Among the various reasons to conduct microarray experiments we may identify the following key objectives: comparison of different gene expression levels in varying conditions; identification of functionally related genes, discriminating samples through the clustering of gene expression profiles; and the unravelling of gene interaction networks from time series data. Here, we are interested in microarray data with at least three replicates under two different ‘conditions’. These conditions can either be normalized channel intensities, or gene expression levels at two different time points, comparing cell lines or strains, or generally ‘before’ versus ‘after’ or ‘control’ versus ‘treatment’ comparative experiments. Since in Section 4 we apply this technique to gene deletion studies, we refer to ‘normalized channel intensities’ when gDNA was hybridized against gDNA, instead of using the term ‘gene expression’. The aim is to reliably identify genes with significant differences in gene expression between the two conditions. This problem is non-trivial due to uncertainties arising from various sources of non-biological variation during experimentation, measurement and data pre-processing. For differences in expression levels the use of ‘fold changes’ is unreliable and a statistical analysis is required to distinguish true changes from random variations and to assign significance values to differences.
The data set we analysed was based on comparative genomic experiments between strains of Mycobacterium bovis
, the agent of bovine tuberculosis, and the human pathogen M.tuberculosis
. These organisms share >99.9% identity at the nucleotide level, but this is offset by a range of gene deletions from M.bovis
(Gordon et al., 2001
). It is still unclear whether these deletions confer any phenotype on M.bovis
, or whether the distribution of deletions differs across M.bovis
isolates. This would have major implications for strain evolution. Furthermore, this data set should in theory have been simple, in that we were comparing the presence or absence of genes across strains. However, as we shall show, even this relatively simple data set requires a robust statistical approach to ensure the validity of the results.
An important step in pre-processing microarray data is ‘normalization’ (Kepler et al., 2002
; Yang et al., 2002
; Quackenbush, 2002
), which ensures that data from different arrays are comparable. For the significance analysis investigated in this paper, we assume that data were normalized before we investigate differences in normalized channel intensities of the genes.
Various statistical approaches are available to test whether two samples are drawn from the same population or distribution. Although non-parametric tests such as Wilcoxon’s 2-sample test are applied extensively to microarray data, these are out of the scope of the present study. On the other hand, parametric tests applied to microarray data are based on the t
-test at one stage or another. They can be further classified according to whether they use assumptions about gene-to-gene interactions. Regression models and mixture models require prior assumptions that some calculated quantities have special, implicit relationships (e.g. expression level and standard deviation of genes) (Baldi and Long, 2001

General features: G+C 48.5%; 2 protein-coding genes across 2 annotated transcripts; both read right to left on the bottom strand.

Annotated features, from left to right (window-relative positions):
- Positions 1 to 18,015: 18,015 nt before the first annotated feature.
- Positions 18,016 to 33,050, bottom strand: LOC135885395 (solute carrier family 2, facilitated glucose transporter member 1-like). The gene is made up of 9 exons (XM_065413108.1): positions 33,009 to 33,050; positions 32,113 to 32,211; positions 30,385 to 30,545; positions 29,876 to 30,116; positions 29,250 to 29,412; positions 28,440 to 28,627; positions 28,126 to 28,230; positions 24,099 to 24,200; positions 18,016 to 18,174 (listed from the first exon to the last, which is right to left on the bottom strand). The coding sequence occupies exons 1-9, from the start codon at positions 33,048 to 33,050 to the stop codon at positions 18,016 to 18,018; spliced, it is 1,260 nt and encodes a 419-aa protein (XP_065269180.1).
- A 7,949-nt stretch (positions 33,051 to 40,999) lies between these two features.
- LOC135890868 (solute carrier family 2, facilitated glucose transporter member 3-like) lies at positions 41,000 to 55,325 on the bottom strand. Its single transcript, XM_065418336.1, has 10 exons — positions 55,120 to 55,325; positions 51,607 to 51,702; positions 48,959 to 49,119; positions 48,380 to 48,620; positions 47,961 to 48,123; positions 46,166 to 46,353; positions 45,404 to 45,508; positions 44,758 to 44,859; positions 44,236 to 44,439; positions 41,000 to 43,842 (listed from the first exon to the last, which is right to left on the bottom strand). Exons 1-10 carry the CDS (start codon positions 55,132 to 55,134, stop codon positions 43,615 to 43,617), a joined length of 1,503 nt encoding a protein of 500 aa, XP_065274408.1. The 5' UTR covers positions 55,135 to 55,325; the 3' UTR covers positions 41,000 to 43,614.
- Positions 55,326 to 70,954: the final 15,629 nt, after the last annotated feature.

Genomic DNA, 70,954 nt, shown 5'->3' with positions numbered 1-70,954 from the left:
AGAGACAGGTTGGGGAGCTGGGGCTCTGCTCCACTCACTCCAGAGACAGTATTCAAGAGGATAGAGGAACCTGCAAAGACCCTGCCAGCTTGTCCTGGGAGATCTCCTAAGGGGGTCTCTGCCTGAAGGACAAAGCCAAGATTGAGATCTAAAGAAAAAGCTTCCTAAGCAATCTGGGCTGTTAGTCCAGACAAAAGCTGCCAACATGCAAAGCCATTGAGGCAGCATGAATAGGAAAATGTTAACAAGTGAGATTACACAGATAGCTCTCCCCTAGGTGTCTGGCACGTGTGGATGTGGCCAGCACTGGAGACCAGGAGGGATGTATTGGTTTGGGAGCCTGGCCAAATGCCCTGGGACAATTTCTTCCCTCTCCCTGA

; Huber et al., 2002
). The other type of tools, such as the simple t
-test, concentrate only on individual genes. We are going to demonstrate that these methods, concentrating on individual genes, perform poorer than methods based on regression.
In this paper we compare several methods including SAM (Tusher et al., 2001
; Efron et al., 2000
), Bayesian regularized t
-test (Baldi and Long, 2001
), mixture modeling (Pan, 2002
) (analyzed only theoretically), Wilk’s lambda score (Hwang et al., 2002
) and variance stabilization (Huber et al., 2002
). We discuss implicit assumptions, the model structure, computational complexity and applicability to microarray data. From this comparison, we developed a weighted resampling approach and applied it to the study of differences in channel intensities as the result of gene deletions in M.bovis
. The approach is derived from ideas in SAM and the regularized t
-test and employs weighted resampling. We introduced a new way of replicate handling to grasp the reliability of the replicates in two steps. First, this approach detects particular outliers gene-by-gene (which reflects the local disturbance on the array), second, it weights every resampled group according to the probability of containing an outlier. The results of our comparison justified the theoretical basis of this approach, which outperforms previously published algorithms. All the methods are not restricted to specific microarray experiments, thus can be applied to any comparative experiment.
The outline of this paper is as follows. In Section 2, we provide a short summary of the methods used in the comparative study. Section 3 introduces our weighted resampling approach to identify significant differences in gene expression levels (or in normalized channel intensities). This is followed by a comparison of our approach to the others with an application to data sets obtained for gene deletions in M.bovis
. The summary of the results and discussion are in Sections 4 and 5, respectively. In the supplementary material
) we prove the equality of variance stabilization with a special case of the modified t
-test. The web-link also includes the proof of the equivalence of Wilk’s lambda score (for two-class comparisons) with the simple t
-test. Note that in this paper we call two statistical tests equivalent if their test statistics are monotone function of each other, thus they give the same significance ranking for the genes. This does not necessarily mean that they pick the same group of genes at each confidence level.